By SCOTT LEVESQUE
Massachusetts voters have rejected the adoption of rank choice voting.
With 99% of the vote accounted for, Question 2 lost by a margin of 55% to 45%, ending an 18-month campaign to transform the state’s election system.
The measure had widespread support from most of the state’s top Democratic leaders, including U.S. Senators Elizabeth Warren and Ed Markey. And with a 3,000-to-1 fundraising advantage over the opposition, Question 2 had a clear opportunity for victory.
The same group responsible for the 2016 rank choice voting measure passed in Maine had raised over $10 million for Question 2 in Massachusetts.
If passed, Question 2 would have implemented rank choice voting for all state and federal elections in Massachusetts starting in 2022 – except for the presidential race. The measure performed well in Boston and surrounding democratic held suburbs, including winning a 3-1 majority in Cambridge and Somerville.
However, double-digit losses across the state, including Worcester and Springfield, typically Democratic strongholds, left Question 2 on life support and conservative voters eventually pulled the plug.
Proponents of rank choice voting are not ruling out another run in Massachusetts soon.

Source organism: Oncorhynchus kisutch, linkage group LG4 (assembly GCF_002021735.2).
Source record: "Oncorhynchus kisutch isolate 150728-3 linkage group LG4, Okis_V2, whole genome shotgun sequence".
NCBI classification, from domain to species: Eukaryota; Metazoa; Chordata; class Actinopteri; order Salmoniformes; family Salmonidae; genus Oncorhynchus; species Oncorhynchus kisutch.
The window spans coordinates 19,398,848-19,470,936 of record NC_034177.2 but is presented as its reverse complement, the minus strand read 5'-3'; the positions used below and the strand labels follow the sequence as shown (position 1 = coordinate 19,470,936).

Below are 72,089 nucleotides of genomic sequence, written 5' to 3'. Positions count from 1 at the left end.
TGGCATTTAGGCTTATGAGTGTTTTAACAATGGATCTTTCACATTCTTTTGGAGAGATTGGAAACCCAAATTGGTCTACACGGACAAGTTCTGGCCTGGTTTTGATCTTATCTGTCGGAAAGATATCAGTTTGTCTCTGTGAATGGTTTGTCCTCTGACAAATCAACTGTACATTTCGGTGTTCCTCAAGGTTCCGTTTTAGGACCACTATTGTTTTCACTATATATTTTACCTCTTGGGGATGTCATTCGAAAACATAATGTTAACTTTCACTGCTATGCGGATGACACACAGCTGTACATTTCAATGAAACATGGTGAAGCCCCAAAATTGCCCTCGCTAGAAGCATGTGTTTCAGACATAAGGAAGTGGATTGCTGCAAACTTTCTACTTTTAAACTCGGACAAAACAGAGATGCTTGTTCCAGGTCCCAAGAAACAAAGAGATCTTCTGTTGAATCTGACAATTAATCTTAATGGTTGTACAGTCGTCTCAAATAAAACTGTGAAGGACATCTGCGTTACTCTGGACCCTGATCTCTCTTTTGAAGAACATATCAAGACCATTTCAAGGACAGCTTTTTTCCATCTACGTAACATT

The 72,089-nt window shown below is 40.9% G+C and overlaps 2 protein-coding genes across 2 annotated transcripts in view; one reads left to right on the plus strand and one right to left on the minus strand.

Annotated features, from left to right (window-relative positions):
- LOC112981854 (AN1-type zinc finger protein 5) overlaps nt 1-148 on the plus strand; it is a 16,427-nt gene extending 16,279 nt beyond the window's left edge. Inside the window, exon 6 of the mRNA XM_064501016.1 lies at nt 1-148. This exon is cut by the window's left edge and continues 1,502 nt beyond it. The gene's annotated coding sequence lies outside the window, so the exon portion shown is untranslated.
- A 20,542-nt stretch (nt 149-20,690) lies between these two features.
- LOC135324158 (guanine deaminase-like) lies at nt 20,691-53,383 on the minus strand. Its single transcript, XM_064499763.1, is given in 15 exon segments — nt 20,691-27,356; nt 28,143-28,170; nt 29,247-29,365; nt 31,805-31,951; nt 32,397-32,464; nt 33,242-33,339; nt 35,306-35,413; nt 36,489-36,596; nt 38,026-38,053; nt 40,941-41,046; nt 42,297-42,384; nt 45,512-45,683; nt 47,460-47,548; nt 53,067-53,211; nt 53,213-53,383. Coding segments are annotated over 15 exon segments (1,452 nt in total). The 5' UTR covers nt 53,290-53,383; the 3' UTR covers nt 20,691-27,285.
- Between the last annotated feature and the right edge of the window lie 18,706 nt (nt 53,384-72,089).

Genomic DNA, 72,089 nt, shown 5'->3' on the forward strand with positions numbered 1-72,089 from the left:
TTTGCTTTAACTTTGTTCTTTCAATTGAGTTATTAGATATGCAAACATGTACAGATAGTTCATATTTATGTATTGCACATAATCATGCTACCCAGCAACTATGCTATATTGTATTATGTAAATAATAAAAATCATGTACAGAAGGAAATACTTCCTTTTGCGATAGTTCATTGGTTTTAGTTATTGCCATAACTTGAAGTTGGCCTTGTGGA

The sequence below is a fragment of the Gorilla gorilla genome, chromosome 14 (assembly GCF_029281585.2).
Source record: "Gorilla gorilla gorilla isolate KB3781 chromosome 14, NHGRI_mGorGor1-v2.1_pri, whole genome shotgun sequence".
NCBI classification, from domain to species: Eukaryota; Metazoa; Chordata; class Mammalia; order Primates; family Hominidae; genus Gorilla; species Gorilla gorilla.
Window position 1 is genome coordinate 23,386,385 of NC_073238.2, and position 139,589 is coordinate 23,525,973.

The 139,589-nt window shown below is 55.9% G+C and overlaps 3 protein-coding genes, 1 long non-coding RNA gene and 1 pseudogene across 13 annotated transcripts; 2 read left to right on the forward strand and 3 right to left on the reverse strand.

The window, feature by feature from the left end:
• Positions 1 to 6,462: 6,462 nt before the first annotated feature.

Like Massachusetts, Alaskans were asked to implement ranked choice voting on Ballot Measure 2. This measure would completely overhaul the state’s election system by inserting rank choice voting, jungle primaries, and eliminating “Outside” or “dark” money, at least for state races, but not for federal races or ballot initiatives.
The campaign championing Ballot Measure 2 raised over $7 million — a 14-1 advantage over the opposition, with almost 99% of funds coming from Outside money.
As of Thursday, Ballot Measure 2 is behind in the voting 44% to 56%, but with nearly 134,000 absentee votes yet to be counted, there’s still a possible path to victory. It’s a result that is similar to what has occurred in Massachusetts.
And like Massachusetts, if Alaska votes down the measure, it could be the target of another attempt, by outside influences, to overthrow the state’s election system for a far less straightforward election model.
The “yes” side would need to get about 59 percent of the remaining uncounted votes in order to change the results.